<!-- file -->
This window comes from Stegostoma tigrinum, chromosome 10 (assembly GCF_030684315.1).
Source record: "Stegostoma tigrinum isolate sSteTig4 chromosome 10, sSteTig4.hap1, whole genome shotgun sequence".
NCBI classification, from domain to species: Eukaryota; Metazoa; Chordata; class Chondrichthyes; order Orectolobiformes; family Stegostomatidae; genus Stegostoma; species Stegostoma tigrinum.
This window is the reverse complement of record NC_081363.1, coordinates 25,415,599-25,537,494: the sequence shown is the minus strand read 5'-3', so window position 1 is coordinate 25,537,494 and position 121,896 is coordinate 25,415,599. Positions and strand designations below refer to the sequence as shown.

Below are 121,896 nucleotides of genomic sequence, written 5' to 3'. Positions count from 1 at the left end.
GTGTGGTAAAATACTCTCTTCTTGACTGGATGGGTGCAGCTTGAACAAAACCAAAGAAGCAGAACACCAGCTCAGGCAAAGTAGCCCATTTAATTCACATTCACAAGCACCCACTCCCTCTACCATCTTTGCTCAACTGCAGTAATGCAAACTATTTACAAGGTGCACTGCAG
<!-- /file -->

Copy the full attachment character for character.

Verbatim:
This window comes from Stegostoma tigrinum, chromosome 10 (assembly GCF_030684315.1).
Source record: "Stegostoma tigrinum isolate sSteTig4 chromosome 10, sSteTig4.hap1, whole genome shotgun sequence".
NCBI classification, from domain to species: Eukaryota; Metazoa; Chordata; class Chondrichthyes; order Orectolobiformes; family Stegostomatidae; genus Stegostoma; species Stegostoma tigrinum.
This window is the reverse complement of record NC_081363.1, coordinates 25,415,599-25,537,494: the sequence shown is the minus strand read 5'-3', so window position 1 is coordinate 25,537,494 and position 121,896 is coordinate 25,415,599. Positions and strand designations below refer to the sequence as shown.

Below are 121,896 nucleotides of genomic sequence, written 5' to 3'. Positions count from 1 at the left end.
GTGTGGTAAAATACTCTCTTCTTGACTGGATGGGTGCAGCTTGAACAAAACCAAAGAAGCAGAACACCAGCTCAGGCAAAGTAGCCCATTTAATTCACATTCACAAGCACCCACTCCCTCTACCATCTTTGCTCAACTGCAGTAATGCAAACTATTTACAAGGTGCACTGCAG